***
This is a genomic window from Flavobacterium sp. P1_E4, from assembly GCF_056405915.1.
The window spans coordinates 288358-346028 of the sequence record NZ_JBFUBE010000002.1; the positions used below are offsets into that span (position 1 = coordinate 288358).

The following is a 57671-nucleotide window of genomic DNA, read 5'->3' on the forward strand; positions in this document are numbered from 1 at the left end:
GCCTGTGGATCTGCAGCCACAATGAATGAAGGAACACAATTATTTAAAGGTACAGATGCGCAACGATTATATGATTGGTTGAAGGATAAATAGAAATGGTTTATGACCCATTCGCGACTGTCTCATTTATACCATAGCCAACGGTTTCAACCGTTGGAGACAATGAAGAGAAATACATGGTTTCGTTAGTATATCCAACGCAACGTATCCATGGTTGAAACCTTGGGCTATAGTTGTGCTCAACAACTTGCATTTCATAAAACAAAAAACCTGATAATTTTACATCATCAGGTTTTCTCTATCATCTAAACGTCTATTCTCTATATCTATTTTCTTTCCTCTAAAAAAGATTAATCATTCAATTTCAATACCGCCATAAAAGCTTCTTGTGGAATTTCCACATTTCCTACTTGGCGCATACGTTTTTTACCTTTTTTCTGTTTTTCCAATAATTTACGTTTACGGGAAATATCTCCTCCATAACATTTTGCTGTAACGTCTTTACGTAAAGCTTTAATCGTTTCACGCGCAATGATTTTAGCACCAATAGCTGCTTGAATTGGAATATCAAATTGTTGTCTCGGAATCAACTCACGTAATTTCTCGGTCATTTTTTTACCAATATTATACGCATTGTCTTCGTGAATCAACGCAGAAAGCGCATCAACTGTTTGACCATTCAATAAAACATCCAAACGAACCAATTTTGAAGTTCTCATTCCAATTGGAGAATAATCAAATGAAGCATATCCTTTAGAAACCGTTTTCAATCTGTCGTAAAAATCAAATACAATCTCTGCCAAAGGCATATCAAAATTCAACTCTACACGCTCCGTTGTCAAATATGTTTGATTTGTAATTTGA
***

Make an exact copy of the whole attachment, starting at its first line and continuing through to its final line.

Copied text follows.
This is a genomic window from Flavobacterium sp. P1_E4, from assembly GCF_056405915.1.
The window spans coordinates 288358-346028 of the sequence record NZ_JBFUBE010000002.1; the positions used below are offsets into that span (position 1 = coordinate 288358).

The following is a 57671-nucleotide window of genomic DNA, read 5'->3' on the forward strand; positions in this document are numbered from 1 at the left end:
GCCTGTGGATCTGCAGCCACAATGAATGAAGGAACACAATTATTTAAAGGTACAGATGCGCAACGATTATATGATTGGTTGAAGGATAAATAGAAATGGTTTATGACCCATTCGCGACTGTCTCATTTATACCATAGCCAACGGTTTCAACCGTTGGAGACAATGAAGAGAAATACATGGTTTCGTTAGTATATCCAACGCAACGTATCCATGGTTGAAACCTTGGGCTATAGTTGTGCTCAACAACTTGCATTTCATAAAACAAAAAACCTGATAATTTTACATCATCAGGTTTTCTCTATCATCTAAACGTCTATTCTCTATATCTATTTTCTTTCCTCTAAAAAAGATTAATCATTCAATTTCAATACCGCCATAAAAGCTTCTTGTGGAATTTCCACATTTCCTACTTGGCGCATACGTTTTTTACCTTTTTTCTGTTTTTCCAATAATTTACGTTTACGGGAAATATCTCCTCCATAACATTTTGCTGTAACGTCTTTACGTAAAGCTTTAATCGTTTCACGCGCAATGATTTTAGCACCAATAGCTGCTTGAATTGGAATATCAAATTGTTGTCTCGGAATCAACTCACGTAATTTCTCGGTCATTTTTTTACCAATATTATACGCATTGTCTTCGTGAATCAACGCAGAAAGCGCATCAACTGTTTGACCATTCAATAAAACATCCAAACGAACCAATTTTGAAGTTCTCATTCCAATTGGAGAATAATCAAATGAAGCATATCCTTTAGAAACCGTTTTCAATCTGTCGTAAAAATCAAATACAATCTCTGCCAAAGGCATATCAAAATTCAACTCTACACGCTCCGTTGTCAAATATGTTTGATTTGTAATTTGA